Using vignettes to evaluate the outcomes of student learning : data from the evaluation of the new social work degree in England
MacIntyre, Gillian, Green Lister, Pam, Orme, Joan, Crisp, Beth R., Manthorpe, Jill, Hussein, Shereen, Moriarty, Jo, Stevens, Martin and Sharpe, Endellion 2011, Using vignettes to evaluate the outcomes of student learning : data from the evaluation of the new social work degree in England, Social work education, vol. 30, no. 2, Special issue : Outcomes of social work education, pp. 207-222.
This paper reports the use of vignettes as a methodology to analyse the extent to which the new social work degree programmes enabled students to develop their analytical and reflective capabilities. Two vignettes, which focused on children and families and adult social care respectively, were developed for the study. Students were asked to respond in writing, from the perspective of a social worker, to a standard set of questions at the beginning (T1) and end of their degree programme (T2). Considering the responses to all questions across the two vignettes, a series of scales was developed to measure the key themes which had been identified by qualitative analysis. These included ‘Attention to process of relationships’ and ‘Social/structural/political awareness’. Responses were also rated as ‘descriptive’, ‘analytic’ or ‘reflective’.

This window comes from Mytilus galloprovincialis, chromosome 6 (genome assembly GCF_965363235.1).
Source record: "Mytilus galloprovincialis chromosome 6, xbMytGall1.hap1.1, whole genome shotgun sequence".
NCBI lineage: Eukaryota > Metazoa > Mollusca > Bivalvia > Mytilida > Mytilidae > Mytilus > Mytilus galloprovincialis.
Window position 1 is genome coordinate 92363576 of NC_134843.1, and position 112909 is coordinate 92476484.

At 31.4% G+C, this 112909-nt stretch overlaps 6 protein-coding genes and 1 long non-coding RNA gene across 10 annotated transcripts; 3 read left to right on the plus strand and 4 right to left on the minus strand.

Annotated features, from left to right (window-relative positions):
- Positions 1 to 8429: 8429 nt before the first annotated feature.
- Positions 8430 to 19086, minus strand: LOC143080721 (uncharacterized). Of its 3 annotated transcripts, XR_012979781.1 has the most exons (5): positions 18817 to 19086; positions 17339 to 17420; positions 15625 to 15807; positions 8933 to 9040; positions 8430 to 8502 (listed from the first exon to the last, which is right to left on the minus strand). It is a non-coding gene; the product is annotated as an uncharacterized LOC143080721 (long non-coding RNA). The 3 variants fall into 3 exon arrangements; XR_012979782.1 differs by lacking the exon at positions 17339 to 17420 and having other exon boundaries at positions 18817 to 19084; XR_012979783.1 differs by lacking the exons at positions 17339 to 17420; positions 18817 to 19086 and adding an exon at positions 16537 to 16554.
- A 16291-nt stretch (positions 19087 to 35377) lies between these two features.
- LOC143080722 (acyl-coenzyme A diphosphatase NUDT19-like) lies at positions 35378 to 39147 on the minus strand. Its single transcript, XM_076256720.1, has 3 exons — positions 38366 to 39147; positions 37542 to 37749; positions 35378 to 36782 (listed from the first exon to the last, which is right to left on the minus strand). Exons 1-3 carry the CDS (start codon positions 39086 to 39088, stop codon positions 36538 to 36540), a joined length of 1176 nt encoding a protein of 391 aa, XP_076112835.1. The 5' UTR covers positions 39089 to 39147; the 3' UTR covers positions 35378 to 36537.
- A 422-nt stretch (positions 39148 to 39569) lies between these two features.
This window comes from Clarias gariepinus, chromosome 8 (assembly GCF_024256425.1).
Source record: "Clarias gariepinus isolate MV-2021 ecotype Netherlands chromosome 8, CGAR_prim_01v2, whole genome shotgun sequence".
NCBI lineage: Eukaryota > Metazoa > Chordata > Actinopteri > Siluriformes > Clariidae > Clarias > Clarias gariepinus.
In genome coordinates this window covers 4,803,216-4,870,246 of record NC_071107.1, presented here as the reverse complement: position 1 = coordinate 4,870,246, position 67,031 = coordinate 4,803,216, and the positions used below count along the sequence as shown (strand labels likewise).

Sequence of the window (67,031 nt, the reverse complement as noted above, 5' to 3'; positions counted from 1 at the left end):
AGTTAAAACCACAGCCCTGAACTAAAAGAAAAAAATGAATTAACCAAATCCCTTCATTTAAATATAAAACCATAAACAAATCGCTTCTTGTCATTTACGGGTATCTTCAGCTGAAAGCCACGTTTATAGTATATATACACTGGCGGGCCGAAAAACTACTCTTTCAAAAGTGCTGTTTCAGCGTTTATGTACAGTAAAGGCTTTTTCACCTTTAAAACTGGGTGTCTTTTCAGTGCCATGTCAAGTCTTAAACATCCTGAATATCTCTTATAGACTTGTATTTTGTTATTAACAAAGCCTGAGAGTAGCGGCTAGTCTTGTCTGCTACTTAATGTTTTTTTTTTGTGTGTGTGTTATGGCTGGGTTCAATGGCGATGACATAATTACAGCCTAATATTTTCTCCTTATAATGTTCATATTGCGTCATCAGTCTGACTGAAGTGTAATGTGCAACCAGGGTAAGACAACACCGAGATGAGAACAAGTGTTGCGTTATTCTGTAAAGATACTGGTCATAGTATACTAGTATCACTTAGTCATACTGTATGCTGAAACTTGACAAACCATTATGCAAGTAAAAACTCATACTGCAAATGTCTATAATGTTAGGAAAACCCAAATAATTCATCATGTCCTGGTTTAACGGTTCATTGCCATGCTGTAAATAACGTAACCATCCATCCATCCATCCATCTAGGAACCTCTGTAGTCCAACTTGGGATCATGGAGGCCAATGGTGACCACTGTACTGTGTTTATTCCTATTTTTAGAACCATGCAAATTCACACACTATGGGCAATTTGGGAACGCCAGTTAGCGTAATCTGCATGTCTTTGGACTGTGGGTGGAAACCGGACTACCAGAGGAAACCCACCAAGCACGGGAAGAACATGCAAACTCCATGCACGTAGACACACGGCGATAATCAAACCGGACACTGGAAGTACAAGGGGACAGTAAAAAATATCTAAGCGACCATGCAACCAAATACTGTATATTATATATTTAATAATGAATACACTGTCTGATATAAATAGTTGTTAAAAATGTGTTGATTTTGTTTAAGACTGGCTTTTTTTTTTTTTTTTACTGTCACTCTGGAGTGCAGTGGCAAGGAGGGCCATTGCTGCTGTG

Students from six universities in England participated. From an original sample of 222 students, it was possible to match 79 T1 and T2 responses. Analysis of variance demonstrated statistically significant increases in nine of the 11 themes and increases in ratings for analysis and reflection.
In conclusion, vignettes can be used to produce both qualitative and quantitative data in respect of changes in students’ acquisition of knowledge and skills over time.
Article first published online 6th February 2011
Field of Research
160799 Social Work not elsewhere classified 130213 Vocational Education and Training Curriculum and Pedagogy
Socio Economic Objective
970116 Expanding Knowledge through Studies of Human Society
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